BORN AUGUST 29, 1945
SILVER, 4X100M RELAY
1968 MEXICO CITY
GOLD, 4X100M RELAY
FIRST PERSON TO SUCCESSFULLY DEFEND THE OLYMPIC TITLE IN THE 100M
Wyomia started her track career as one of the Tigerbelles of Tennessee State University, after being "discovered" at a track meet at Temple by Tennessee coach Ed Temple. Four years later she was competing at the 1964 Summer Games in Tokyo, Japan, where she won her first gold medal in the 100m.
The 1968 Summer Games in Mexico City were the stage for her repeat in the 100m, as well as an opportunity to speak up for human rights.
Wyomia wore black shorts (not the U.S. Team-issued white uniform shorts) during her races in show of support for the Olympic Project for Human Rights (OPHR), established as a protest group against apartheid in South Africa, racism in the United States, and racism in sports in general. The original aim of the OPHR was to organize a boycott of the 1968 Mexico City Games by Black Americans, but in the end most athletes decided to compete anyway, thinking they had more to lose by staying home and off the international stage.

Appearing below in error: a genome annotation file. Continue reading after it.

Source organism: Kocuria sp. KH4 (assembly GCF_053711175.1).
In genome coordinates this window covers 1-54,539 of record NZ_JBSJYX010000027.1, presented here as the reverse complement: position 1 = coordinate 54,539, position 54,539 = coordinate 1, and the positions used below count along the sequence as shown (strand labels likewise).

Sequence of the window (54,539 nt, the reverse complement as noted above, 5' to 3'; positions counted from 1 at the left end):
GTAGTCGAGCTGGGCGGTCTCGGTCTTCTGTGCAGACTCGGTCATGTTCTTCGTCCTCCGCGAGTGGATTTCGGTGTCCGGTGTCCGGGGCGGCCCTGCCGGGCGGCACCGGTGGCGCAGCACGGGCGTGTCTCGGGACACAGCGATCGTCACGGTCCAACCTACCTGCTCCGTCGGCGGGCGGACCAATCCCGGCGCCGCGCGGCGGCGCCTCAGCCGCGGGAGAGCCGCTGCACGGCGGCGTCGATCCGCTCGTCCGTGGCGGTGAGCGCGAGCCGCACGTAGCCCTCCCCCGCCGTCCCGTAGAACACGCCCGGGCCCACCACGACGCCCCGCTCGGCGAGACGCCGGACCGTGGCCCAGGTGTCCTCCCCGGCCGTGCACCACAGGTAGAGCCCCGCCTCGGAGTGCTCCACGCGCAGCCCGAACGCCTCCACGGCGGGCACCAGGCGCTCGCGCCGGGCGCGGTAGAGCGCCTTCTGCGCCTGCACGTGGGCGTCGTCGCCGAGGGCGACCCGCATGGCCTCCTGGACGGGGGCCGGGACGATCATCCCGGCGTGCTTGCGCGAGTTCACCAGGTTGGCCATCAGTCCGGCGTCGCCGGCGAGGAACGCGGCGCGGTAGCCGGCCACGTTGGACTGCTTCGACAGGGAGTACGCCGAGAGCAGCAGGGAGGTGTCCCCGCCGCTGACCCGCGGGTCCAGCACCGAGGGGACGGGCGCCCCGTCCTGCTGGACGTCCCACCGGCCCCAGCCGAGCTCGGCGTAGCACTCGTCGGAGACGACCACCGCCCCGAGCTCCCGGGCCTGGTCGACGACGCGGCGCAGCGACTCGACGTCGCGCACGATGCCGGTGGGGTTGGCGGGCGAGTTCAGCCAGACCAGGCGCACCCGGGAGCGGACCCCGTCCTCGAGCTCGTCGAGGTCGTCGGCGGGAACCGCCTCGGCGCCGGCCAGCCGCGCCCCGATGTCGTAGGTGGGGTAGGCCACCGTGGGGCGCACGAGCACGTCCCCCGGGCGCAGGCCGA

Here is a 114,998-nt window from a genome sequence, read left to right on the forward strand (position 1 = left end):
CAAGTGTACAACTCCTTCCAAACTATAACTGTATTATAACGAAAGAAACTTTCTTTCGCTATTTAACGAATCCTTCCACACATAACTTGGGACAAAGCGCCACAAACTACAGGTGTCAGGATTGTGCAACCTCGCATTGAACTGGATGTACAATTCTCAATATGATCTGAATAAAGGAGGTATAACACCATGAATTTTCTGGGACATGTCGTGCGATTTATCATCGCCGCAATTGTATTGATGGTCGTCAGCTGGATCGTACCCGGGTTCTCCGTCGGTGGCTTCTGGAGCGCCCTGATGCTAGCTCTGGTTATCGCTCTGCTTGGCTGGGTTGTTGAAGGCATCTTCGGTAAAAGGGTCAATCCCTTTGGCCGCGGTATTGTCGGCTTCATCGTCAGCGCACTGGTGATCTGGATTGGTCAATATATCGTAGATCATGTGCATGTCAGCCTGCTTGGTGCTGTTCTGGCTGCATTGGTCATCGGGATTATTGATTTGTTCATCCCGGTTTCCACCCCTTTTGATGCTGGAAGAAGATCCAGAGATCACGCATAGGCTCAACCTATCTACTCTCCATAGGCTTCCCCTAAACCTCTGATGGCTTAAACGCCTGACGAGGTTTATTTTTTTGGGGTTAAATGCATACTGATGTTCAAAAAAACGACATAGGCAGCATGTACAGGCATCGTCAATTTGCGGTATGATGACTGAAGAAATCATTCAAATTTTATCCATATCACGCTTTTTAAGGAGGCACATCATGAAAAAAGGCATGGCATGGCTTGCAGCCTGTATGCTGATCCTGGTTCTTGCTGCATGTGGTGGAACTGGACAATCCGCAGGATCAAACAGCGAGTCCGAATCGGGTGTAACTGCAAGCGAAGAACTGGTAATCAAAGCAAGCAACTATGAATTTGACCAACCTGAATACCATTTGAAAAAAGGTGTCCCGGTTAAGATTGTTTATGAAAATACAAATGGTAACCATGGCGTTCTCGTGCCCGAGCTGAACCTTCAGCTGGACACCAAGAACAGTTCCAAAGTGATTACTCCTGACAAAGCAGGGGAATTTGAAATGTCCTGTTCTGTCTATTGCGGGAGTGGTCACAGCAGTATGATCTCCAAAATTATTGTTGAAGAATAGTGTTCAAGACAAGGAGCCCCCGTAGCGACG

After OPHR members Tommie Smith and John Carlos protested while on the podium of the 200m and were expelled from the Games, Wyomia dedicated her 4x100m relay gold medal to them.
As for her race, here was a lot of pressure on Wyomia to repeat in the 100m, but she was able to relax and stay loose before getting in the blocks for the final heat in part due to a few rows of Americans in the nearby stands playing the drums and singing "Tighten Up" by Archie Bell and the Drells, to which Wyomia danced just moments before racing.
Wyomia was one of the first board members of the Women’s Sports Foundation, founded by Tennis icon Billie Jean King.
LEARN MORE ABOUT THE ATHLETE:
"Tigerbelle: The Wyomia Tyus Story," Wyomia Tyus and Elizabeth Terzakis, published in 2015